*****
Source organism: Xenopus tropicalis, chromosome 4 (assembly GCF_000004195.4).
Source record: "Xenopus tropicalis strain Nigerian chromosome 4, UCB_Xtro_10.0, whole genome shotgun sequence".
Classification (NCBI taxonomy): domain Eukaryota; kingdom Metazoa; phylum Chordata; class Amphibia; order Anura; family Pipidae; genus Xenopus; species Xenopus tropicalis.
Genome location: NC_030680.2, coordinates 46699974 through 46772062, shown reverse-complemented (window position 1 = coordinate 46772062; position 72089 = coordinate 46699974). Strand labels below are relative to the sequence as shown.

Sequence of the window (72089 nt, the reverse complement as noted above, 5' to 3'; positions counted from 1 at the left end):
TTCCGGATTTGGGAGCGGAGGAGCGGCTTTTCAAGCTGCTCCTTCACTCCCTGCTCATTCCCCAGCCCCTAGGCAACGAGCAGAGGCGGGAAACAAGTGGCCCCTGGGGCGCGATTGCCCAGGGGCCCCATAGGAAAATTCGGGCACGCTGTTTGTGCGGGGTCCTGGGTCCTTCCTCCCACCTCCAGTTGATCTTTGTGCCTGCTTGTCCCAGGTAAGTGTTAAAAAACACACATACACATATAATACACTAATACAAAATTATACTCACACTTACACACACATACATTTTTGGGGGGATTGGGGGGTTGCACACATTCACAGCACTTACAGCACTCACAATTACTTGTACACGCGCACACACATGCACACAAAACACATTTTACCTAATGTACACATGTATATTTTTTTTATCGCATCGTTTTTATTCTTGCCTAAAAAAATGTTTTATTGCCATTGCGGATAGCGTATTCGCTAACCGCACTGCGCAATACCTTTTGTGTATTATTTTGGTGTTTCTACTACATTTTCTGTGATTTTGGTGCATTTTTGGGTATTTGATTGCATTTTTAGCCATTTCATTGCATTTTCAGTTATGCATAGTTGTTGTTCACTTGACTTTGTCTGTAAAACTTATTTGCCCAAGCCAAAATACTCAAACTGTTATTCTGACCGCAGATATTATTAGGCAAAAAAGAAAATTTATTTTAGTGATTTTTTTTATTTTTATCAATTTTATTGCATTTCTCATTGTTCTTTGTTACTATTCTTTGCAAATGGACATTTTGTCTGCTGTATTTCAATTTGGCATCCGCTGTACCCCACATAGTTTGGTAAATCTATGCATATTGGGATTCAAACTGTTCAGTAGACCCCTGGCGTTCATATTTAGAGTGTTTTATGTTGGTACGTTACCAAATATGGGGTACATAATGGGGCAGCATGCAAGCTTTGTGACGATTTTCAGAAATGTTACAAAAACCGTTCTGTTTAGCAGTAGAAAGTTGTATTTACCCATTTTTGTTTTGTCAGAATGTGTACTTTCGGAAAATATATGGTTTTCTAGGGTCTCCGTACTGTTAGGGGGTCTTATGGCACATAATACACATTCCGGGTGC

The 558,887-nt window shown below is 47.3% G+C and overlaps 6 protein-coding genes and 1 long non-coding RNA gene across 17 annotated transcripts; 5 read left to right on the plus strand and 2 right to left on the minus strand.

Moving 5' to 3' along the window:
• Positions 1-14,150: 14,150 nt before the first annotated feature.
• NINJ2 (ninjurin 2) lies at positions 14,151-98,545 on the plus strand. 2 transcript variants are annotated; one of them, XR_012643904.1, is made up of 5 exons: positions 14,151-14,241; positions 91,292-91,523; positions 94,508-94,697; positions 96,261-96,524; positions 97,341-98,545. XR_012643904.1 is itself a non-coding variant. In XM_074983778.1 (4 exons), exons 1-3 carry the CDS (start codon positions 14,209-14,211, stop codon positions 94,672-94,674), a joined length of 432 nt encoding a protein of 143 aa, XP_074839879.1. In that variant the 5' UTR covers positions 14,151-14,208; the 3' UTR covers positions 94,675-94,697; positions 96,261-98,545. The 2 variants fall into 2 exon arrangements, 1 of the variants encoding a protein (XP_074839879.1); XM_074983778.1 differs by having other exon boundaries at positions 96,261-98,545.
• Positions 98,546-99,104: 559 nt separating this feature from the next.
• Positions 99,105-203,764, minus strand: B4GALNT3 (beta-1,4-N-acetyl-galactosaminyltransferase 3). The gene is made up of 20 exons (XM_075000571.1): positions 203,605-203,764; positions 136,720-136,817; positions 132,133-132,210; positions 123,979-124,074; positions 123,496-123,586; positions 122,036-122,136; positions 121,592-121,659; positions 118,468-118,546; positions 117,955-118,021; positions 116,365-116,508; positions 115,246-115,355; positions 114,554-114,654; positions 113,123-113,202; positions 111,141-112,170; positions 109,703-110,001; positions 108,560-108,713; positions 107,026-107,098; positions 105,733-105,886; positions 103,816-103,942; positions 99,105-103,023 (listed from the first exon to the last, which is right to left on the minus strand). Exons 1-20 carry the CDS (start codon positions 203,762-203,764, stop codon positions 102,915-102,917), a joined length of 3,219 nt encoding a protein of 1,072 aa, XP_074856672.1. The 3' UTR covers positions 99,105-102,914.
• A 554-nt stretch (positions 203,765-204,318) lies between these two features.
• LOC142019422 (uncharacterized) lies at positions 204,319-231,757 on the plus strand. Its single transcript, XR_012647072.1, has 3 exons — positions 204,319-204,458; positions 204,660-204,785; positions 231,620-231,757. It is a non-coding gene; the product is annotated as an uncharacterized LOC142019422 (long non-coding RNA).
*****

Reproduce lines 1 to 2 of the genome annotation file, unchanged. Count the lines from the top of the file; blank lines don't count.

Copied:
Source organism: Xenopus tropicalis, chromosome 4 (assembly GCF_000004195.4).
Source record: "Xenopus tropicalis strain Nigerian chromosome 4, UCB_Xtro_10.0, whole genome shotgun sequence".